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Ben KnightSeptember 19, 2012

German firms are reportedly selling spyware to Middle Eastern dictatorships, and Foreign Minister Guido Westerwelle has called for an EU-wide ban. But another ministry refuses to limit the lucrative trade, say critics.

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Symbolbild DatenschutzImage: Fotolia/m.schuckart

As many have pointed out, not least Chancellor Angela Merkel in her weekly internet broadcast, the wheels of the Arab Spring have been oiled by social networks and the availability of cheap mobile phones with video cameras.

But repressive governments such as those in Bahrain, Syria, and Turkmenistan have not been slow to use digital weapons to fight back. Pro-democracy activists have come to expect propaganda campaigns undermining their work, as Husain Abdulla, director of Americans for Democracy and Human Rights in Bahrain (ADHRB), told Deutsche Welle recently, but few were expecting to be targeted by software that could come from a James Bond movie.

A number of software security firms have developed Trojan malware with the ability to remotely grab images from computer screens, intercept and record Skype calls, secretly turn on web cameras and microphones, and record keystrokes. Mobile versions of the spyware exist too, which can turn a smartphone into a tracking device by enabling the phone's GPS system.

Anti-government demonstrators shouting anti-government slogans hold Bahraini flags as they march on streets of the village of Sanabis, west of Manama, September 5, 2012, in protest against prison sentences of 20 leaders of a Bahraini uprising last year which were upheld by a court on Tuesday. REUTERS/Hamad I Mohammed
Bahraini activists have been targetted by malwareImage: Reuters

The most recent case was revealed by the Munk School of Global Affairs' Citizen Lab at the University of Toronto, which analyzed spyware sent to Bahraini activists, including Abdulla, traced it to government-controlled servers in Bahrain, and identified the malware as made by German company FinFisher, a subsidiary of the UK-based Gamma Group.

Virus trade

Typically, according to Abdulla's account, the malware is attached to a legitimate email intercepted by government agents. If the attachment is then opened on the target computer, the virus copies itself into a system folder. When the computer is then re-started, it adds a new code into the system processes. This can hide the Trojan's network communication within a web browser and so avoid firewalls.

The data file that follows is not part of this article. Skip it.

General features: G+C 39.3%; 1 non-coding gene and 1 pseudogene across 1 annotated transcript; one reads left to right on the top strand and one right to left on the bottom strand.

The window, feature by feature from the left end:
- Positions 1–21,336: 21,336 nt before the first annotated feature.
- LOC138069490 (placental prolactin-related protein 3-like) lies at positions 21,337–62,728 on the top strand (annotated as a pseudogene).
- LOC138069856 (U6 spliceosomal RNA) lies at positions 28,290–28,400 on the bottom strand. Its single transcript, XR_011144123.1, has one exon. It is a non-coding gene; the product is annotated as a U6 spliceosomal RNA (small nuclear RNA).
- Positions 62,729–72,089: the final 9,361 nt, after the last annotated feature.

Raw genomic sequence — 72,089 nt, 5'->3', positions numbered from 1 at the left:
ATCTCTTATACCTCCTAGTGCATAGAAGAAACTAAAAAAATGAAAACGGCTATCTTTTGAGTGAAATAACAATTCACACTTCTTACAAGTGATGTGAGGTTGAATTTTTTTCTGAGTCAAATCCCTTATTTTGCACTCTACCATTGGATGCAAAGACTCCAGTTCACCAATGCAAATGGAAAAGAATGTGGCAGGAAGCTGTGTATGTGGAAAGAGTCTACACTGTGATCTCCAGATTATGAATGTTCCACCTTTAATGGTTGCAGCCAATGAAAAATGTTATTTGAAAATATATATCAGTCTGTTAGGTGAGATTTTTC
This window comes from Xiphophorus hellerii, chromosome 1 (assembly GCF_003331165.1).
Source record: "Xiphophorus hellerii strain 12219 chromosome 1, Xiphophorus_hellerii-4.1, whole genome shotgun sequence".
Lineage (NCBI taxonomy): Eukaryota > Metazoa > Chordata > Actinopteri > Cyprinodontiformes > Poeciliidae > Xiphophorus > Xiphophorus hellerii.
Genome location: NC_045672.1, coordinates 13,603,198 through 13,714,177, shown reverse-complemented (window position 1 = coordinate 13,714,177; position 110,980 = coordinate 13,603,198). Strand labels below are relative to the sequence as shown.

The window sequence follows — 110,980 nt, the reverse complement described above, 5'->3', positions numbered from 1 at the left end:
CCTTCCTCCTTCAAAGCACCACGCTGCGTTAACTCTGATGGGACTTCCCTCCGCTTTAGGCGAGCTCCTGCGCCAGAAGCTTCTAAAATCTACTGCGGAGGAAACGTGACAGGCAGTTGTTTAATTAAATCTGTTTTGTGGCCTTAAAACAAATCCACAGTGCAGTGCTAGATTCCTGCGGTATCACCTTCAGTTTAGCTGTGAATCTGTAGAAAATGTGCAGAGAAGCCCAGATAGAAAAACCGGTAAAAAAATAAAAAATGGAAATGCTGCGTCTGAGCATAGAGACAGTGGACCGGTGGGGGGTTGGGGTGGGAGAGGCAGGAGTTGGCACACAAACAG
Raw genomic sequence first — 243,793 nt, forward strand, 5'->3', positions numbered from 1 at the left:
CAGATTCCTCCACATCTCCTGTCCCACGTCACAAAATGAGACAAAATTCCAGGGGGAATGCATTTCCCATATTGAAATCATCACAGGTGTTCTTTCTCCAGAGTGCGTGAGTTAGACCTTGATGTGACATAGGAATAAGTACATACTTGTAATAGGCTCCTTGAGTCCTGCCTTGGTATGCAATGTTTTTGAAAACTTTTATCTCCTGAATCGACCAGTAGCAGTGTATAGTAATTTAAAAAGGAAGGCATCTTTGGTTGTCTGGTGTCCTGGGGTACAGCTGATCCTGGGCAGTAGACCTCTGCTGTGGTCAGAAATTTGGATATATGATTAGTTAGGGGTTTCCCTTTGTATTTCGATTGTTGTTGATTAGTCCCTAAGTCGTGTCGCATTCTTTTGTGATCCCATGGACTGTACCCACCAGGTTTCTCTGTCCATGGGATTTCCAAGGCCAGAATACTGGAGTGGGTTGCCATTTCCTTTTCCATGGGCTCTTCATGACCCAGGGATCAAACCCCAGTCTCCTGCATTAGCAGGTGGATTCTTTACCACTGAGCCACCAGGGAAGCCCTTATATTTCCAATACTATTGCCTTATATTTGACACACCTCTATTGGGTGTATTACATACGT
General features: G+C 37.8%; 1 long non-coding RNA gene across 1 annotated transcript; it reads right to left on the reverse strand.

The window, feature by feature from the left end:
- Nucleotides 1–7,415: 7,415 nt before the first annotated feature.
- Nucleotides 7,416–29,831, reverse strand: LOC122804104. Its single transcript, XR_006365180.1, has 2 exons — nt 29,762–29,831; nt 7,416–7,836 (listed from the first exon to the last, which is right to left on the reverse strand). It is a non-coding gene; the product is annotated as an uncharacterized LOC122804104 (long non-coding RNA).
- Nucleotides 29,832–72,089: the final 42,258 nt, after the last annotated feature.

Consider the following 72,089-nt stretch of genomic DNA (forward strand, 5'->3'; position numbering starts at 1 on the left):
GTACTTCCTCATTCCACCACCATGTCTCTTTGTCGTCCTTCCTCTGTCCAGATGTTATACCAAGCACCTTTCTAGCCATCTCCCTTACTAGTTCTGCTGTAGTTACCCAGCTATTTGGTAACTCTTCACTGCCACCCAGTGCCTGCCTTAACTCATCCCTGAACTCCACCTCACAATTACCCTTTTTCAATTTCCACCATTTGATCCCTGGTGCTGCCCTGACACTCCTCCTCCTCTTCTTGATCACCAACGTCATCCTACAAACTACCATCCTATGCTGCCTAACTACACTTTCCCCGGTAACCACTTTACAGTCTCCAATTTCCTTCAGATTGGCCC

Andre Meister, internet activist at the German website netzpolitik.org, believes the software is very sophisticated. "From what I understand, it is very professionally put together," he told Deutsche Welle.

German media reports have already named and shamed a number of German companies - Elaman, Trovicor, Utimaco - said to be involved in the business of selling malware to countries like Turkmenistan and Syria.

Samsung smartphone Foto: Sebastian Kahnert
The software can turn a smartphone into a tracking deviceImage: picture-alliance/dpa

But they are notoriously secretive. None of the above firms responded to DW requests for interviews, and even their promotional literature is kept under wraps, shown only to potential clients. One Elaman "German Security Solutions" brochure, obtained and released by Wikileaks, revealed that the company was helpfully pointing out that its technology could be used to "identify political opponents."


Though the German public and political class insist on stringent data protection laws at home, only opposition parties like the Greens and the socialist Left party have raised concerns about the sale of this software abroad.